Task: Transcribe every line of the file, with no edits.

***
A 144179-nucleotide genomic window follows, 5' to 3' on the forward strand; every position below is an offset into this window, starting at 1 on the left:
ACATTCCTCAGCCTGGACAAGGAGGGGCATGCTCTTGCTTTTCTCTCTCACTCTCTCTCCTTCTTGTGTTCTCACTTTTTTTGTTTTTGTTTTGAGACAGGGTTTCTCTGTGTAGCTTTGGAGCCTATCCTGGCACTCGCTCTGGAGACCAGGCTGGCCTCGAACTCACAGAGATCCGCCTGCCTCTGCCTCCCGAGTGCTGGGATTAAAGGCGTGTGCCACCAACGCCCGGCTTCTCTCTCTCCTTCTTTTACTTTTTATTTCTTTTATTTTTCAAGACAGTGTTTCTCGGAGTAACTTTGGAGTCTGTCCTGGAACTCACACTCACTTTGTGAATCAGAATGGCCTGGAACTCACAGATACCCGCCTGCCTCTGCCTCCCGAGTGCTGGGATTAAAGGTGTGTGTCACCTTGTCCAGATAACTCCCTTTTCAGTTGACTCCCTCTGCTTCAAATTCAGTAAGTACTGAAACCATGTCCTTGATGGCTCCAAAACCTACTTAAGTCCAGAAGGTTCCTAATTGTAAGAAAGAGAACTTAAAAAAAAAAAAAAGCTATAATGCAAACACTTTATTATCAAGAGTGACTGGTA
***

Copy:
A 144179-nucleotide genomic window follows, 5' to 3' on the forward strand; every position below is an offset into this window, starting at 1 on the left:
ACATTCCTCAGCCTGGACAAGGAGGGGCATGCTCTTGCTTTTCTCTCTCACTCTCTCTCCTTCTTGTGTTCTCACTTTTTTTGTTTTTGTTTTGAGACAGGGTTTCTCTGTGTAGCTTTGGAGCCTATCCTGGCACTCGCTCTGGAGACCAGGCTGGCCTCGAACTCACAGAGATCCGCCTGCCTCTGCCTCCCGAGTGCTGGGATTAAAGGCGTGTGCCACCAACGCCCGGCTTCTCTCTCTCCTTCTTTTACTTTTTATTTCTTTTATTTTTCAAGACAGTGTTTCTCGGAGTAACTTTGGAGTCTGTCCTGGAACTCACACTCACTTTGTGAATCAGAATGGCCTGGAACTCACAGATACCCGCCTGCCTCTGCCTCCCGAGTGCTGGGATTAAAGGTGTGTGTCACCTTGTCCAGATAACTCCCTTTTCAGTTGACTCCCTCTGCTTCAAATTCAGTAAGTACTGAAACCATGTCCTTGATGGCTCCAAAACCTACTTAAGTCCAGAAGGTTCCTAATTGTAAGAAAGAGAACTTAAAAAAAAAAAAAAGCTATAATGCAAACACTTTATTATCAAGAGTGACTGGTA